By Thomas Zinzarella ’21
Coming into the fall season, Providence College Men’s Soccer player Gevork Diarbian ’24 did not know what to expect. Colleges around the country were still attempting to figure out a safe way for fall sports to occur. As a conference with member schools spanning from Rhode Island to Nebraska, the Big East Conference ultimately decided to follow suit with other conferences by moving all fall sports to the spring season.
“The freshman guys, we were all prepared and we couldn’t wait,” Diarbian stated. “I remember we had a couple of practices; they were telling us games are coming up and then we hear ‘practice is canceled’…it was really hard. There were some moments where I was like ‘Are we going to get the chance to play?’”
When play finally resumed in February, Diarbian instantly made a major impact on the field. He scored a goal in each of his first three games, including a double overtime game-winner against Big East foe Villanova University. Across this stretch, the Friars went a perfect 3-0 to start the year with wins over the University of Rhode Island, the University of Connecticut, and Villanova.
Diarbian collected seven points in his first three collegiate games and has helped PC rise in the national rankings. The Friars came in at No. 13 in the United Soccer Coaches College Rankings last week following a draw at home against No. 5 Georgetown University. Since then, PC has dropped their last two matches.
Diarbian’s performance caught the attention of other Big East schools when he was named to the Big East Weekly Honor Roll on March 1. He was then tabbed the Big East Freshman of the Week the following week, too.
Diarbian’s accolades are representative of his teammate’s success as well. Goalie Rimi Olatunji ’22RS has been honored twice with Big East Goalkeeper of the Week after several impressive shutout performances. Christopher Roman ’22 was named Big East Offensive Player of the Week on Feb. 22 following his three-point showing in PC’s season opener.
It is never easy to please all fans, especially after the performances that Diarbian has put up, but for him, it is the mindset for the future that keeps him going. “For me, always in my mind, I just tell myself to keep going and keep going…the most important thing is us as a team, to stay together and to work as a group to get better.” With this competitive mentality, Diarbian looks primed to continue to reach not only his goals, but the team’s as well.
In high school, Diarbian wore the coveted number 10 jersey. When he arrived on campus over the summer, the number was available, yet, he was not sure which number was going to be on the back of his jersey. Former captain Danny Griffin ’20 had worn number 10 for the previous four years prior. “As a freshman, it’s an amazing feeling. Ever since I was a freshman in high school, I always dreamed of starting and wearing the number 10 for PC.” He had some big shoes to fill, but so far he is doing so very successfully.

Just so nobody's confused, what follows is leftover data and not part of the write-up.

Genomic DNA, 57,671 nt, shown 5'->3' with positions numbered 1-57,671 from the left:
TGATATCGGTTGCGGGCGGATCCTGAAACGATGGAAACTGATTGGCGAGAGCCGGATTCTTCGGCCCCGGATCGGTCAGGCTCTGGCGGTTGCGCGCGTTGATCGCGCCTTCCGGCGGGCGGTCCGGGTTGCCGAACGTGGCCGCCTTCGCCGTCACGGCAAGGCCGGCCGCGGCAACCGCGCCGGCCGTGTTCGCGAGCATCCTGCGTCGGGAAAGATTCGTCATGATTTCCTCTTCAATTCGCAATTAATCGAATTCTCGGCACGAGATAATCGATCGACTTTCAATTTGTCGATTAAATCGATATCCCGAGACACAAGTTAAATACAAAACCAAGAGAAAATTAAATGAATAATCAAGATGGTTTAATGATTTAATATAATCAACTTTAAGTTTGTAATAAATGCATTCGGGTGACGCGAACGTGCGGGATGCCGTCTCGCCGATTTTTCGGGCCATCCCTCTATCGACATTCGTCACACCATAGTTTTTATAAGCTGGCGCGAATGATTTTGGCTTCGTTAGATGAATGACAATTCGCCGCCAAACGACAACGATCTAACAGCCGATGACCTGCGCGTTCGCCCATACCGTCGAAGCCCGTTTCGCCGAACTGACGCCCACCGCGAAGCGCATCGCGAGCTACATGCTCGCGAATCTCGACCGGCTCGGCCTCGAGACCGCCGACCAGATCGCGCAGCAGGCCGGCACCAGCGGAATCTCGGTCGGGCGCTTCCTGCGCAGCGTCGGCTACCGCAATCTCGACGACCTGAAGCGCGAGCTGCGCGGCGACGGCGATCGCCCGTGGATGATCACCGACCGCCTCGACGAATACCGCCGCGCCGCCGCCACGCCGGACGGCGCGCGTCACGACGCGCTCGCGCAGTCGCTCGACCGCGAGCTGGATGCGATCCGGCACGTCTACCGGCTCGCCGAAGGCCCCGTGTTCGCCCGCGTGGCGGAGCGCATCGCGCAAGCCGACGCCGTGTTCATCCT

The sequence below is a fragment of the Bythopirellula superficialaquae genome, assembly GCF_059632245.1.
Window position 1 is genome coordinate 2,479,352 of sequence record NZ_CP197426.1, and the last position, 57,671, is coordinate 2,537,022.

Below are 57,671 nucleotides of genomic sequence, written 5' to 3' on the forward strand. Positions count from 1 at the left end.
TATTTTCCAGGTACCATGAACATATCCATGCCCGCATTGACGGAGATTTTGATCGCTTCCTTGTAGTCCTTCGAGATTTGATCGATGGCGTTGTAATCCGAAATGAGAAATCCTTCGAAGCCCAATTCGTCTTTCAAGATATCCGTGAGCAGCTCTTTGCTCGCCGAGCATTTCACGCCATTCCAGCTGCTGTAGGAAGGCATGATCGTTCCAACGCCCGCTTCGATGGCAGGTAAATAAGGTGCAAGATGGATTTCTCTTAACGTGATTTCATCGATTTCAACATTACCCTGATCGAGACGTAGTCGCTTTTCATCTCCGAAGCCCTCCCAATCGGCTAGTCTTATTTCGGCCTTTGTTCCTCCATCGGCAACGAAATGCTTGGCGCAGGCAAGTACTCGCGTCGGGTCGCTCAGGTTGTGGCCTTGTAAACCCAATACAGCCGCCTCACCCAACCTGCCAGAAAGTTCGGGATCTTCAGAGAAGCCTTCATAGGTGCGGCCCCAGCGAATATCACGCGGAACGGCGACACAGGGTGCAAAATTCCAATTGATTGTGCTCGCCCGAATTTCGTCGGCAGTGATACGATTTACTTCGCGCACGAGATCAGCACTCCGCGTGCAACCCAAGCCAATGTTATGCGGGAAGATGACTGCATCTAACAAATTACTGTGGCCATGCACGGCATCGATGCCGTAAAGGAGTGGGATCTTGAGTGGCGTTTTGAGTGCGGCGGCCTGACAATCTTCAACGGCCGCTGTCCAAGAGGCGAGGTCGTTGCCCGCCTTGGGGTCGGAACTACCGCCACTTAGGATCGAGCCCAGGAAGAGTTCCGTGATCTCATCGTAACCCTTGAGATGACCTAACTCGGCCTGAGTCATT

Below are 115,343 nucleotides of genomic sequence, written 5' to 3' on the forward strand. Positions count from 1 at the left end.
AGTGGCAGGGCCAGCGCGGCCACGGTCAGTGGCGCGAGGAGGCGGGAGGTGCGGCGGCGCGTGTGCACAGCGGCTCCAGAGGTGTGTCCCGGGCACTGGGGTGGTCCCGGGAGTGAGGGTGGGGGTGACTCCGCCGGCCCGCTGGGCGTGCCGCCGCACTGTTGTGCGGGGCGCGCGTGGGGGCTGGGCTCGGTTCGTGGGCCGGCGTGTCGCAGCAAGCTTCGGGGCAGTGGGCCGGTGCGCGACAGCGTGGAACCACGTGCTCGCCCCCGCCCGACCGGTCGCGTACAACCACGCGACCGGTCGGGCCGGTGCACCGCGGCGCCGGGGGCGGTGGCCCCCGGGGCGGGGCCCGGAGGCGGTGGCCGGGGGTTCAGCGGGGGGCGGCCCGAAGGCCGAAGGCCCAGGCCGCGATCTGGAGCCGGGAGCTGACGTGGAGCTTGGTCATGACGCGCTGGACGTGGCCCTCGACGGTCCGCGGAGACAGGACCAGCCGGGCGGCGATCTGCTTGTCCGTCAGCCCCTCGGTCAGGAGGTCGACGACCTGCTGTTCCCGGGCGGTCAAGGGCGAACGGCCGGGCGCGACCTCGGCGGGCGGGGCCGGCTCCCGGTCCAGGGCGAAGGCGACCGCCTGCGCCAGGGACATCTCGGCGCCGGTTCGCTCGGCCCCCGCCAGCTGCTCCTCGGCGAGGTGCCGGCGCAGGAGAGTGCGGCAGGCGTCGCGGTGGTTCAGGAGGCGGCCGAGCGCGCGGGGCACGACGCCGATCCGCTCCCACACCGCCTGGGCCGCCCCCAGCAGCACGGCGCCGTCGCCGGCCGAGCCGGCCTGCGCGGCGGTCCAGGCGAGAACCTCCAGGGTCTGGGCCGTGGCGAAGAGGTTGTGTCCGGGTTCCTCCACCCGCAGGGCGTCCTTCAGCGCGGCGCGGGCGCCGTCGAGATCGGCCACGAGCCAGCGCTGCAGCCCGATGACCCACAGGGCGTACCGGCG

Hailing from Cranston, RI, Diarbian is very familiar with New England soccer. He played a number of years for Bayside FC (the state’s premier soccer club), before starting at La Salle Academy, just down the road from PC. Then, he was a part of the New England Revolution Youth Academy prior to enrolling at PC.
His older brother, Azad Diarbian ’22, attends all of the Friars’ home games along with his parents and other family members. “It’s an unbelievable feeling. Without them [my family] I wouldn’t be where I am today…just seeing them watching me play, it’s an unbelievable feeling,” said Diarbian.
Diarbian is one of two local players on the men’s soccer roster from Rhode Island, the other being another Cranston native and fellow Revolution Youth Academy alum Kevin Vang ’22.
“You know, for me, it’s very good to play with Kevin. He’s a great player, a good kid, and I feel I have a good connection with him on the field. For example, he assisted me against URI.” On that play, Vang sent a gorgeous through-ball to a cutting Diarbian in the box. Diarbian then beat the keeper with a shot to the top right corner.
“I love to play with him,” said Diarbian. “He’s great on the ball and very easy to play with because we have known each other for a very long time.”
Diarbian also pointed out just how different of an experience it is to play at the college level compared to the youth academy ranks. “It’s way different,” Diarbian admitted. “When you were there, it felt like a job…you were there every single day training Monday through Friday and then games on the weekend. It was always traveling.”
The Revolution Youth Academy would travel all over, competing against fellow Major League Soccer youth academy teams. “The competition…you’re playing the best kids in the country. It was good for me, though, to be in that environment. I feel like it helped me as well to show what I can do but also what the other academies do.”
It mirrors a similar experience to that of men’s soccer head coach Craig Stewart. Stewart spent a number of years as a youth academy player for big English football clubs in Sunderland AFC, Newcastle United, and Everton FC.
One figure Diarbian looks up to as a role model is PC men’s soccer legend Julian Gressel ’17. Gressel was an All-American at PC in 2016 and led the Friars to the NCAA tournament quarterfinals before they fell to the University of North Carolina at Chapel Hill in double overtime. Gressel currently plays in the MLS with DC United.
Diarbian hopes to one day follow in the footsteps of Gressel and fulfill his own dream of playing in Europe for his favorite football club: FC Barcelona.